Money expected to boost internationalisation of universities, promote research and raise admission standards
Lithuania’s higher education and innovation sectors are poised to receive €200 million under the country’s plan for its share of the EU’s €750 billion Covid-19 recovery fund, from which the country has requested €2.2bn in grants.
National plans must be approved by both the European Commission and the Council of the EU, and Lithuania’s was approved in late July. A Commission analysis of the plan published on 4 August found that 9 per cent of the funding requested is to be allocated to higher education and innovation.
According to the Commission, this funding will be used to “promote research and internationalisation of universities [and] set higher qualitative standards for colleges and universities”, consolidate innovation-promotion agencies, change the funding model of universities so that it is based more on contracts, and raise student admission standards.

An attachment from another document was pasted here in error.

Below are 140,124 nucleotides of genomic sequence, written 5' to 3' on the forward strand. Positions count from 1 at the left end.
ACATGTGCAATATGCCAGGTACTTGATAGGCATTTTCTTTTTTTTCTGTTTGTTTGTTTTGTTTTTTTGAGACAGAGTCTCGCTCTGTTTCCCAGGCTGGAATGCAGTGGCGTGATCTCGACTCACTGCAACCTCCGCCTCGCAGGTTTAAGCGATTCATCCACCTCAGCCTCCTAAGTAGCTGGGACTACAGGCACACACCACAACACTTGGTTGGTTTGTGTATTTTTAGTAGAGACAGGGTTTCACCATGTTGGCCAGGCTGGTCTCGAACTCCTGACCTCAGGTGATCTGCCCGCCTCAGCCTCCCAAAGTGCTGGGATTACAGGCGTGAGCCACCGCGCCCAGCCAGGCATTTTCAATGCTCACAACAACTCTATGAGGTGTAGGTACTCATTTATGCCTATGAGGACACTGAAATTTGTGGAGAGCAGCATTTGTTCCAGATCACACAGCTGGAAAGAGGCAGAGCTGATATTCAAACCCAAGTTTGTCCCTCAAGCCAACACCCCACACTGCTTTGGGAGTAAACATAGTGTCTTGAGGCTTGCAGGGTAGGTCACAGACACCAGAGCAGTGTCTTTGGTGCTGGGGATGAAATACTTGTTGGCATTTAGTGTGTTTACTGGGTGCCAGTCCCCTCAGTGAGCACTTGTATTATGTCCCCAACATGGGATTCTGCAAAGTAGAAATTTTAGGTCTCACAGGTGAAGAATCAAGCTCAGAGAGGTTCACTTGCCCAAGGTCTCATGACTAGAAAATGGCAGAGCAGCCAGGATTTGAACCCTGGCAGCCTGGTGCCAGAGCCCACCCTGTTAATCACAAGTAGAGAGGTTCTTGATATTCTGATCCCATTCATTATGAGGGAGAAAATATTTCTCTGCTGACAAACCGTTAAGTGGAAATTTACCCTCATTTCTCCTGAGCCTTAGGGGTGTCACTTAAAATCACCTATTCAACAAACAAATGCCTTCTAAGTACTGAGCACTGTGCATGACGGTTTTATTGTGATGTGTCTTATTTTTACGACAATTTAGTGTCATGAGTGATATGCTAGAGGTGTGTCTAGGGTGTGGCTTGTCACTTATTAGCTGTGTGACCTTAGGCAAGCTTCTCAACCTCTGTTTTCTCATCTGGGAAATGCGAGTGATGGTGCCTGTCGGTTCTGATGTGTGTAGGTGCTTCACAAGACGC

“The consolidation of agencies responsible for innovation promotion is expected to make research and innovation policies more efficient,” the analysis says. But it adds: “The ambition level of consolidation could be higher and encompass more agencies.”
According to the Commission, “a new innovation policy framework, promoting innovative, high value-added solutions for businesses and industries, could attract private investments, enhance export activities, create new job and business opportunities and stimulate economic growth.”
Lithuania also intends to more narrowly focus its innovation and provide more effective support for “mission-based science-business cooperation”, the analysis says.
The plan also includes €448m for digital transformation to “create the necessary conditions for science and businesses to develop and deploy advanced digital technologies”.
It includes €312m for improving the quality of education, vocational training and adult learning.
On 3 August, the Commission distributed the first batch of payments under the fund to Belgium, Luxembourg and Portugal. Countries can receive up to 13 per cent of their total allocation initially, with the rest dependent on hitting agreed milestones.